February 29,2008

A-share Listing Will Open to Foreign Companies

By Ma Wenluo
 

Foreign companies are set to gain greater access to China’s domestic A-share market, a top securities regulator said Thursday. Yao Gang, newly appointed vice chairman of the China Securities Regulatory Commission, said at his public debut that the commission is seriously studying the issue of allowing foreign companies to list in China.

 

China’s rapidly developing capital market and the revaluation of its assets due to RMB appreciation are increasingly attracting foreign companies, many of whom have expressed a desire go public on China’s A-share market. Last November, it was reported that the world’s largest gas company, Russia's gas monopoly Gazprom, was considering the possibility.  Gazprom might have been wishing to emulate PetroChina, whose market value after it went public on the A-share market equaled Russia’s GDP in 2006 and is now two times that of Exxon Mobil’s, making it the world’s largest energy company by market value. Gazprom’s stated intention for listing on the Shanghai Exchange was to "improve the company’s popularity and increase the liquidity of the company’s stock to attract more investment".

Unfortunately, technical and legal problems now all but disallow foreign companies from listing in Shanghai. Gazprom, after careful consideration, recently decided to forego Shanghai for Hong Kong or Singapore, as the company thought the Shanghai Exchange, with its complicated requirements, did not suit the company. Yao Gang acknowledged the obstacles but said, "We are now researching how to promote the substantial advance of this work by formulating related regulations. I believe after these legal problems have been solved, foreign companies will manage to go public in the Chinese capital market."

China is continuing to develop and open its financial markets. During the Sino-American Cabinet-level Strategic Economic Dialogue at the end of 2007, the two parties signed an agreement to allow foreign companies to issue RMB-denominated stocks and bonds, providing foreign companies with new opportunities for finance and expansion of sales in China.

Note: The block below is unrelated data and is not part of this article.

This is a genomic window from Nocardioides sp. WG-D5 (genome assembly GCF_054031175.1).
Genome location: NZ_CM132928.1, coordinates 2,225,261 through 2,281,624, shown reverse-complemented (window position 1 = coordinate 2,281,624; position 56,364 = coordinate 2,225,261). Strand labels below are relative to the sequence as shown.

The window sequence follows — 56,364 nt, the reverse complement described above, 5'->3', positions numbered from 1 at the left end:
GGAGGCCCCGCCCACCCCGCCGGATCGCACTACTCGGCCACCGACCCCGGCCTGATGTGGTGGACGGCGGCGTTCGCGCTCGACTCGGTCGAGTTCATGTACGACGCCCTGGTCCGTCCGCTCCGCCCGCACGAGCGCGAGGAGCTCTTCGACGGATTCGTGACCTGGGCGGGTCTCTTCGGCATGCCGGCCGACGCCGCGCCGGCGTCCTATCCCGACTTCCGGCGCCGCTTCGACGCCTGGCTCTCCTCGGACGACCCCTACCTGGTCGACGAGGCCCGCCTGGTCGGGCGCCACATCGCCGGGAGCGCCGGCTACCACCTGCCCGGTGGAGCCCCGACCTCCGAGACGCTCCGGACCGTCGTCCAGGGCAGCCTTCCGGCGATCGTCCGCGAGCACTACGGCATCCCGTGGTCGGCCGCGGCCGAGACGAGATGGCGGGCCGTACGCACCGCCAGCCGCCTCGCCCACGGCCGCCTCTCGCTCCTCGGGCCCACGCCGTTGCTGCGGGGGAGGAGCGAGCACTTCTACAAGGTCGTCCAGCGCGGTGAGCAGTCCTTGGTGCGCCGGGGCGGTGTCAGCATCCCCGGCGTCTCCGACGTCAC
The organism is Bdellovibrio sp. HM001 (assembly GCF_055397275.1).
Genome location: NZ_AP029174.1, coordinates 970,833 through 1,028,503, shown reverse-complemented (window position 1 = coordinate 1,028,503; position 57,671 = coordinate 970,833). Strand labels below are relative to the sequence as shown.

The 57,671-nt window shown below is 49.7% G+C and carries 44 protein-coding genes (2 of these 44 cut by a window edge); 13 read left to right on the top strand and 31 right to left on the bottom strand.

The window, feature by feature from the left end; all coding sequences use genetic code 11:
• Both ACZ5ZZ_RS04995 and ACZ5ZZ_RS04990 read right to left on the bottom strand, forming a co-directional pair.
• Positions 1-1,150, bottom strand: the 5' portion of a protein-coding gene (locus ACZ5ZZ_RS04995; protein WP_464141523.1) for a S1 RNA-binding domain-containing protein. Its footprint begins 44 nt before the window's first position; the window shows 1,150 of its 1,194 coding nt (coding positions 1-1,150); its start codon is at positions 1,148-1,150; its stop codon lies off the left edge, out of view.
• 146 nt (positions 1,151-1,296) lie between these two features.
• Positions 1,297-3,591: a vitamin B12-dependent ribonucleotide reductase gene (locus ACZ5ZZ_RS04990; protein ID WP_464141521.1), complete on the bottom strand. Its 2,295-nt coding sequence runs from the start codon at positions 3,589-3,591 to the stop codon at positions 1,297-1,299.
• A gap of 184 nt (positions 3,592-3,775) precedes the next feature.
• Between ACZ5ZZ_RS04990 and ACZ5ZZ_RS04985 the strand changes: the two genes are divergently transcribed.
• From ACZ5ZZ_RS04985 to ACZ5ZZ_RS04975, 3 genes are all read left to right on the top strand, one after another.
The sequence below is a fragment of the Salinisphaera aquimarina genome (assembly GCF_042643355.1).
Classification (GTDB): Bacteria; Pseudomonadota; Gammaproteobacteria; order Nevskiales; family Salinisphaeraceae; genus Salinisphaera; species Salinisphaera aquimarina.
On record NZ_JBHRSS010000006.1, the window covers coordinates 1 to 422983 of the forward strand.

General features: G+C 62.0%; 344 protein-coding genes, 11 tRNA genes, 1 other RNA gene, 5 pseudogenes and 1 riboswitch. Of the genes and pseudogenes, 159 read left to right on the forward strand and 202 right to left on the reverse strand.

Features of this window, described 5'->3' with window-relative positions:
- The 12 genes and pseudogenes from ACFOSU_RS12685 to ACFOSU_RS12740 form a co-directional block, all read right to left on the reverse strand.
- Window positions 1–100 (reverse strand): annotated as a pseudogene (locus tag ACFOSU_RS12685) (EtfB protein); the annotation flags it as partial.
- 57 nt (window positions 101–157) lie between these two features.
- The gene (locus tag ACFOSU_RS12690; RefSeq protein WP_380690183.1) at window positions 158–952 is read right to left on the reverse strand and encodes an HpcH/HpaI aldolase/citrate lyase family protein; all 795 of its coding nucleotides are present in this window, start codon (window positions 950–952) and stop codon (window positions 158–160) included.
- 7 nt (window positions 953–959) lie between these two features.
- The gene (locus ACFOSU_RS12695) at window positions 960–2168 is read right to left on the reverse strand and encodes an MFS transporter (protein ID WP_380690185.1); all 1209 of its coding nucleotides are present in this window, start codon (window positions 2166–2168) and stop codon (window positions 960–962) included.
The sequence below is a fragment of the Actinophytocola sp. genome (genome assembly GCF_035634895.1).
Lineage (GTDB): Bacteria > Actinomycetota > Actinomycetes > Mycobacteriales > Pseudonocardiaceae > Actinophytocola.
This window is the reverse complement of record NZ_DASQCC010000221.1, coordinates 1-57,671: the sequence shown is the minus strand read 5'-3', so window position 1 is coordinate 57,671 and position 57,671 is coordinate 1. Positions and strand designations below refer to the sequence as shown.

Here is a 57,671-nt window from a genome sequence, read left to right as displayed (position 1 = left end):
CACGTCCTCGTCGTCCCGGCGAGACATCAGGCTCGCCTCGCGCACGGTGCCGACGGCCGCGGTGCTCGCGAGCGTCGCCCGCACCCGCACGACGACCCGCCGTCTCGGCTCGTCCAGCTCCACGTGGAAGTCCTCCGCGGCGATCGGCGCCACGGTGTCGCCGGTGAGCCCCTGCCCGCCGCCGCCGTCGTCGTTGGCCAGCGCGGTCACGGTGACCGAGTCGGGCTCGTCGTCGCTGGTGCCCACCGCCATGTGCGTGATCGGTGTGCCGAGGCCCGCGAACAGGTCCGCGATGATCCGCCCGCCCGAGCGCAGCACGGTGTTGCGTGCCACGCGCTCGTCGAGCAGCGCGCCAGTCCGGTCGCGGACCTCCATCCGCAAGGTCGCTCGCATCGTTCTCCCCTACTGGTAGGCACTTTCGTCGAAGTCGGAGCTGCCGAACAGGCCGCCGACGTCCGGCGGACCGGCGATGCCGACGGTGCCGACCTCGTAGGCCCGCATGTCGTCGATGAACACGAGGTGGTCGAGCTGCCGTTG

Attracting high-quality company listings is one way stock exchanges expand their influence as global capital markets, especially after exchanges become public companies themselves. Since November 2007 national stock exchanges of Korea, Singapore, London and Tokyo, plus the Nasdaq and New York Stock Exchange, have set up offices in Beijing, seeking to grab rich profits from companies going public on the Chinese market.

While stock exchanges from foreign countries are expanding their business into China, China’s stock exchanges also need to "go out" and encourage good overseas companies to issue stocks and bonds in China’s capital market. The Shanghai Stock Exchange seeks to become an important stock market in the Asia-Pacific Region, while Shanghai itself aims to become an international financial center. But Shanghai can forget about it without major foreign companies listing and trading in its market. With the RMB moving towards becoming a world reserve instrument, the opening up of the securities market is an important way for China to seek global pricing power for its financial products.

 

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